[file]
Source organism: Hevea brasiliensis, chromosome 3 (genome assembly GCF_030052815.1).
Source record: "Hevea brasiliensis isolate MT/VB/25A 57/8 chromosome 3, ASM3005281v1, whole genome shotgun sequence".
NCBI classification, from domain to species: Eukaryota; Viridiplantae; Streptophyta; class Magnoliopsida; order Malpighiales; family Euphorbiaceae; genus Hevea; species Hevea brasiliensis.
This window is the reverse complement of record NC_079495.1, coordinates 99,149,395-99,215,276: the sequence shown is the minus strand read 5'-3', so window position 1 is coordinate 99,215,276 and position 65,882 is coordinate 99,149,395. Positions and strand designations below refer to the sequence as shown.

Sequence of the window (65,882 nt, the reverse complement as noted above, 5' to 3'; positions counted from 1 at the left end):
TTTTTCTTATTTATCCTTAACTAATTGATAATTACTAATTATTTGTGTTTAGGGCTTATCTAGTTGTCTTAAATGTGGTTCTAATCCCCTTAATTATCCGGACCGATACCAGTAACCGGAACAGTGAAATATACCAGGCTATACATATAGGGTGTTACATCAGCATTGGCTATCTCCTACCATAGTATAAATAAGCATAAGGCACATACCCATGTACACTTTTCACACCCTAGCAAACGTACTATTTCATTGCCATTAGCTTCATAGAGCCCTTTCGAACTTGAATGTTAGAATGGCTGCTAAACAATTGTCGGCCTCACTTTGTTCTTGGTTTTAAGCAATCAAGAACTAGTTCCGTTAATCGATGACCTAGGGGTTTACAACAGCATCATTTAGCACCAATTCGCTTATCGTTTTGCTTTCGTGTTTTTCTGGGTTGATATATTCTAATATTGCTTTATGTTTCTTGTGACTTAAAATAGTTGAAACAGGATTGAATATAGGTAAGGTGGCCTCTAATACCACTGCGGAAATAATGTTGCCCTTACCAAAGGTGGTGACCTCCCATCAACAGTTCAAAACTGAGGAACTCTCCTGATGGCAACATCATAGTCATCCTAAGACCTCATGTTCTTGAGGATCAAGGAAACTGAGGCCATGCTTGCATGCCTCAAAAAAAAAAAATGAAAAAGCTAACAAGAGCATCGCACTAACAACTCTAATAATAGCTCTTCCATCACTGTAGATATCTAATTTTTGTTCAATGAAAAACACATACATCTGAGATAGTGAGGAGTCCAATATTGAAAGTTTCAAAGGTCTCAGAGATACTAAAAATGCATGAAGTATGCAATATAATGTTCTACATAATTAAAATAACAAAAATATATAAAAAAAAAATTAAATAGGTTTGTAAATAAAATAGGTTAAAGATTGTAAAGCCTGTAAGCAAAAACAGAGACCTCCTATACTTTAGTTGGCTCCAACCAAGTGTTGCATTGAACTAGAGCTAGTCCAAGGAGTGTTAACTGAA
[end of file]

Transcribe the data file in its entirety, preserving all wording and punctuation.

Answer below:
Source organism: Hevea brasiliensis, chromosome 3 (genome assembly GCF_030052815.1).
Source record: "Hevea brasiliensis isolate MT/VB/25A 57/8 chromosome 3, ASM3005281v1, whole genome shotgun sequence".
NCBI classification, from domain to species: Eukaryota; Viridiplantae; Streptophyta; class Magnoliopsida; order Malpighiales; family Euphorbiaceae; genus Hevea; species Hevea brasiliensis.
This window is the reverse complement of record NC_079495.1, coordinates 99,149,395-99,215,276: the sequence shown is the minus strand read 5'-3', so window position 1 is coordinate 99,215,276 and position 65,882 is coordinate 99,149,395. Positions and strand designations below refer to the sequence as shown.

Sequence of the window (65,882 nt, the reverse complement as noted above, 5' to 3'; positions counted from 1 at the left end):
TTTTTCTTATTTATCCTTAACTAATTGATAATTACTAATTATTTGTGTTTAGGGCTTATCTAGTTGTCTTAAATGTGGTTCTAATCCCCTTAATTATCCGGACCGATACCAGTAACCGGAACAGTGAAATATACCAGGCTATACATATAGGGTGTTACATCAGCATTGGCTATCTCCTACCATAGTATAAATAAGCATAAGGCACATACCCATGTACACTTTTCACACCCTAGCAAACGTACTATTTCATTGCCATTAGCTTCATAGAGCCCTTTCGAACTTGAATGTTAGAATGGCTGCTAAACAATTGTCGGCCTCACTTTGTTCTTGGTTTTAAGCAATCAAGAACTAGTTCCGTTAATCGATGACCTAGGGGTTTACAACAGCATCATTTAGCACCAATTCGCTTATCGTTTTGCTTTCGTGTTTTTCTGGGTTGATATATTCTAATATTGCTTTATGTTTCTTGTGACTTAAAATAGTTGAAACAGGATTGAATATAGGTAAGGTGGCCTCTAATACCACTGCGGAAATAATGTTGCCCTTACCAAAGGTGGTGACCTCCCATCAACAGTTCAAAACTGAGGAACTCTCCTGATGGCAACATCATAGTCATCCTAAGACCTCATGTTCTTGAGGATCAAGGAAACTGAGGCCATGCTTGCATGCCTCAAAAAAAAAAAATGAAAAAGCTAACAAGAGCATCGCACTAACAACTCTAATAATAGCTCTTCCATCACTGTAGATATCTAATTTTTGTTCAATGAAAAACACATACATCTGAGATAGTGAGGAGTCCAATATTGAAAGTTTCAAAGGTCTCAGAGATACTAAAAATGCATGAAGTATGCAATATAATGTTCTACATAATTAAAATAACAAAAATATATAAAAAAAAAATTAAATAGGTTTGTAAATAAAATAGGTTAAAGATTGTAAAGCCTGTAAGCAAAAACAGAGACCTCCTATACTTTAGTTGGCTCCAACCAAGTGTTGCATTGAACTAGAGCTAGTCCAAGGAGTGTTAACTGAA